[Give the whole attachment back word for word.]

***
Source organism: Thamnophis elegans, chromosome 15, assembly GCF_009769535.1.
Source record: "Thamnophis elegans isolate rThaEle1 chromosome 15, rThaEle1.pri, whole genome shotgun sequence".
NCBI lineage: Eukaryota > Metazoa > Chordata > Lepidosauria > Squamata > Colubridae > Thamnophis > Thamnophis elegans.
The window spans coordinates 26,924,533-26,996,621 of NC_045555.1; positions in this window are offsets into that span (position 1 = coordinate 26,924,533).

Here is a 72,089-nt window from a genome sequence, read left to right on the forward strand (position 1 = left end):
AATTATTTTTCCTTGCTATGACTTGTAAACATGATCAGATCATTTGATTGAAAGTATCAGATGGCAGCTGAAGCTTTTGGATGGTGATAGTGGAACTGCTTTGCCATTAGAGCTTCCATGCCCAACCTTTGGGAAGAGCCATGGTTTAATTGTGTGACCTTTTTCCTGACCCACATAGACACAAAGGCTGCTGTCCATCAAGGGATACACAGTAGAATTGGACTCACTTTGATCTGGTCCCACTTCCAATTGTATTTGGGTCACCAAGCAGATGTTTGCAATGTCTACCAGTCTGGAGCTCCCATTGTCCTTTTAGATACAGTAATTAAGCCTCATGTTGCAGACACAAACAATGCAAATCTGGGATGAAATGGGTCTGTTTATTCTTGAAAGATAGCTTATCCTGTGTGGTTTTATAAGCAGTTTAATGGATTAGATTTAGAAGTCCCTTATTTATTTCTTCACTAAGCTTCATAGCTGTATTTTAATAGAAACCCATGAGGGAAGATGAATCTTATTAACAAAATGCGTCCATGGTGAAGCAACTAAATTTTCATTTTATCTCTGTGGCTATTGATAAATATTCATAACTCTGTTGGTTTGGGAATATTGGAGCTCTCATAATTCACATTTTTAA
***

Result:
Source organism: Thamnophis elegans, chromosome 15, assembly GCF_009769535.1.
Source record: "Thamnophis elegans isolate rThaEle1 chromosome 15, rThaEle1.pri, whole genome shotgun sequence".
NCBI lineage: Eukaryota > Metazoa > Chordata > Lepidosauria > Squamata > Colubridae > Thamnophis > Thamnophis elegans.
The window spans coordinates 26,924,533-26,996,621 of NC_045555.1; positions in this window are offsets into that span (position 1 = coordinate 26,924,533).

Here is a 72,089-nt window from a genome sequence, read left to right on the forward strand (position 1 = left end):
AATTATTTTTCCTTGCTATGACTTGTAAACATGATCAGATCATTTGATTGAAAGTATCAGATGGCAGCTGAAGCTTTTGGATGGTGATAGTGGAACTGCTTTGCCATTAGAGCTTCCATGCCCAACCTTTGGGAAGAGCCATGGTTTAATTGTGTGACCTTTTTCCTGACCCACATAGACACAAAGGCTGCTGTCCATCAAGGGATACACAGTAGAATTGGACTCACTTTGATCTGGTCCCACTTCCAATTGTATTTGGGTCACCAAGCAGATGTTTGCAATGTCTACCAGTCTGGAGCTCCCATTGTCCTTTTAGATACAGTAATTAAGCCTCATGTTGCAGACACAAACAATGCAAATCTGGGATGAAATGGGTCTGTTTATTCTTGAAAGATAGCTTATCCTGTGTGGTTTTATAAGCAGTTTAATGGATTAGATTTAGAAGTCCCTTATTTATTTCTTCACTAAGCTTCATAGCTGTATTTTAATAGAAACCCATGAGGGAAGATGAATCTTATTAACAAAATGCGTCCATGGTGAAGCAACTAAATTTTCATTTTATCTCTGTGGCTATTGATAAATATTCATAACTCTGTTGGTTTGGGAATATTGGAGCTCTCATAATTCACATTTTTAA